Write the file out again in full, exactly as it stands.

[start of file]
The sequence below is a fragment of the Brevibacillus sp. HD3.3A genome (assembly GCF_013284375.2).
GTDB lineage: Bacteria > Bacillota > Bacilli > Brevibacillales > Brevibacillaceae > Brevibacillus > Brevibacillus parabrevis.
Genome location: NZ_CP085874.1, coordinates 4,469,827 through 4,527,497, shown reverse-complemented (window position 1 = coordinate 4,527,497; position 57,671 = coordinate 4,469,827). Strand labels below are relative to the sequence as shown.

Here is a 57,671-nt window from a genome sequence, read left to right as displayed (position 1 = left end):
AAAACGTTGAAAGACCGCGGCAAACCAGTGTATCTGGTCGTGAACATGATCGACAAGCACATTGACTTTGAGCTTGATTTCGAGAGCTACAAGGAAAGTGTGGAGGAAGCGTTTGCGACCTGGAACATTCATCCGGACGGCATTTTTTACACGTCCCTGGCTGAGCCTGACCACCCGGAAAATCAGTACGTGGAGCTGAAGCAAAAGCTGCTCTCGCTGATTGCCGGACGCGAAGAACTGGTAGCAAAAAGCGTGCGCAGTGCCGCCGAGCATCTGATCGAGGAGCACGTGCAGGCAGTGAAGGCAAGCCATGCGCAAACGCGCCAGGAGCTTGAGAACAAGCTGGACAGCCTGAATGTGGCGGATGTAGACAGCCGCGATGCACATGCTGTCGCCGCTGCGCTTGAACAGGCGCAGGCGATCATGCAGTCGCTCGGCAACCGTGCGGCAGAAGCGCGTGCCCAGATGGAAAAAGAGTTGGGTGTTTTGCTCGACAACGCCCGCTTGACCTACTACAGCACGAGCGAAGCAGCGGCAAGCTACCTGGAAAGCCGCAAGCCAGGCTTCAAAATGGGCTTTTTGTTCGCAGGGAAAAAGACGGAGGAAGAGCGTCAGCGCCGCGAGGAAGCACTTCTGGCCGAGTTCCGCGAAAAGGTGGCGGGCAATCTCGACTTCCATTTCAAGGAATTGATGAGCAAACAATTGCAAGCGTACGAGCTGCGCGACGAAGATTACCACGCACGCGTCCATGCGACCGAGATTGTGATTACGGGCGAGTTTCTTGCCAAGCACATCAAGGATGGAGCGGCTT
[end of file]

The sequence below is a fragment of the Brevibacillus sp. HD3.3A genome (assembly GCF_013284375.2).
GTDB lineage: Bacteria > Bacillota > Bacilli > Brevibacillales > Brevibacillaceae > Brevibacillus > Brevibacillus parabrevis.
Genome location: NZ_CP085874.1, coordinates 4,469,827 through 4,527,497, shown reverse-complemented (window position 1 = coordinate 4,527,497; position 57,671 = coordinate 4,469,827). Strand labels below are relative to the sequence as shown.

Here is a 57,671-nt window from a genome sequence, read left to right as displayed (position 1 = left end):
AAAACGTTGAAAGACCGCGGCAAACCAGTGTATCTGGTCGTGAACATGATCGACAAGCACATTGACTTTGAGCTTGATTTCGAGAGCTACAAGGAAAGTGTGGAGGAAGCGTTTGCGACCTGGAACATTCATCCGGACGGCATTTTTTACACGTCCCTGGCTGAGCCTGACCACCCGGAAAATCAGTACGTGGAGCTGAAGCAAAAGCTGCTCTCGCTGATTGCCGGACGCGAAGAACTGGTAGCAAAAAGCGTGCGCAGTGCCGCCGAGCATCTGATCGAGGAGCACGTGCAGGCAGTGAAGGCAAGCCATGCGCAAACGCGCCAGGAGCTTGAGAACAAGCTGGACAGCCTGAATGTGGCGGATGTAGACAGCCGCGATGCACATGCTGTCGCCGCTGCGCTTGAACAGGCGCAGGCGATCATGCAGTCGCTCGGCAACCGTGCGGCAGAAGCGCGTGCCCAGATGGAAAAAGAGTTGGGTGTTTTGCTCGACAACGCCCGCTTGACCTACTACAGCACGAGCGAAGCAGCGGCAAGCTACCTGGAAAGCCGCAAGCCAGGCTTCAAAATGGGCTTTTTGTTCGCAGGGAAAAAGACGGAGGAAGAGCGTCAGCGCCGCGAGGAAGCACTTCTGGCCGAGTTCCGCGAAAAGGTGGCGGGCAATCTCGACTTCCATTTCAAGGAATTGATGAGCAAACAATTGCAAGCGTACGAGCTGCGCGACGAAGATTACCACGCACGCGTCCATGCGACCGAGATTGTGATTACGGGCGAGTTTCTTGCCAAGCACATCAAGGATGGAGCGGCTT